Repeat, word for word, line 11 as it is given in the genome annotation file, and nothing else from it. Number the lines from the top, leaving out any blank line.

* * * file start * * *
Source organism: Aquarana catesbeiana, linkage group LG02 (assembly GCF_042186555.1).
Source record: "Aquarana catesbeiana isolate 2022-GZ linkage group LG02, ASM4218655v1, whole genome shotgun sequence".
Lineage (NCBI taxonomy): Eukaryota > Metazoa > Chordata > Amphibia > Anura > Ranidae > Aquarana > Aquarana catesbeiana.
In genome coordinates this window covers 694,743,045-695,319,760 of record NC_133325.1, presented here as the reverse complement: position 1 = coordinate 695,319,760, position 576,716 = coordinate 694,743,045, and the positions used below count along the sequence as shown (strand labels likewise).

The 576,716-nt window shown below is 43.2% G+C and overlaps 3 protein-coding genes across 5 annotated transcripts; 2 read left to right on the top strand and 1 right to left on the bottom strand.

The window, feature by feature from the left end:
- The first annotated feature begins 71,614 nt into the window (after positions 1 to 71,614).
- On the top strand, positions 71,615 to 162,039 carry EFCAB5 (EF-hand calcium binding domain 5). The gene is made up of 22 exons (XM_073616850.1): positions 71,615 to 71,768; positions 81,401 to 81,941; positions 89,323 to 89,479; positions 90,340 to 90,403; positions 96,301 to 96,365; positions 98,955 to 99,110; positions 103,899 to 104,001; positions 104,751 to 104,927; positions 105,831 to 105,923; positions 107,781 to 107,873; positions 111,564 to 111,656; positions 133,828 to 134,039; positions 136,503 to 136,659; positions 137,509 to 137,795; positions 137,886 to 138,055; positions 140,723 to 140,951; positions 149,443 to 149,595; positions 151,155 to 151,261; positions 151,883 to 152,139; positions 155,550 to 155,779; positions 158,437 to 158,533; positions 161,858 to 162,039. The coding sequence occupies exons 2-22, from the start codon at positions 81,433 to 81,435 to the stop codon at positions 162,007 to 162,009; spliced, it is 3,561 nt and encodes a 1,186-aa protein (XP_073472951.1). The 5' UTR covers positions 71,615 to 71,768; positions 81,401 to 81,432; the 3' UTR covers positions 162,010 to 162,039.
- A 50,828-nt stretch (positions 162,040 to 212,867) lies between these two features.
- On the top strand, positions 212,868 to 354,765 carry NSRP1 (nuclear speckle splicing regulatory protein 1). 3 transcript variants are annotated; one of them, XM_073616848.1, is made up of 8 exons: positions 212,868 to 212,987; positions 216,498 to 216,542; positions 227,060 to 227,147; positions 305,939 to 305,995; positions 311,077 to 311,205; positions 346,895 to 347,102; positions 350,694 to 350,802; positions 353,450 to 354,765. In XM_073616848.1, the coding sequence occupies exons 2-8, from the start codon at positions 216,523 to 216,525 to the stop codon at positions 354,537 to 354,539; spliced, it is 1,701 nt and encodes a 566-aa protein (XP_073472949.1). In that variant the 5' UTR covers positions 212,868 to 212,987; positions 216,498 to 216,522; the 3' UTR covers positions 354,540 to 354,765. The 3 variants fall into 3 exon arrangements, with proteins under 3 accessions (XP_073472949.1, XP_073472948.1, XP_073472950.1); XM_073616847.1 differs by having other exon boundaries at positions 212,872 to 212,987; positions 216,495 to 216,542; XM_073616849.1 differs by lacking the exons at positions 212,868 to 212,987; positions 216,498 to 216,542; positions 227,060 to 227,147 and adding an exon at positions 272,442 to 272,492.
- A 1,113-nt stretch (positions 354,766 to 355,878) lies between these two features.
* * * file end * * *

- A 1,113-nt stretch (positions 354,766 to 355,878) lies between these two features.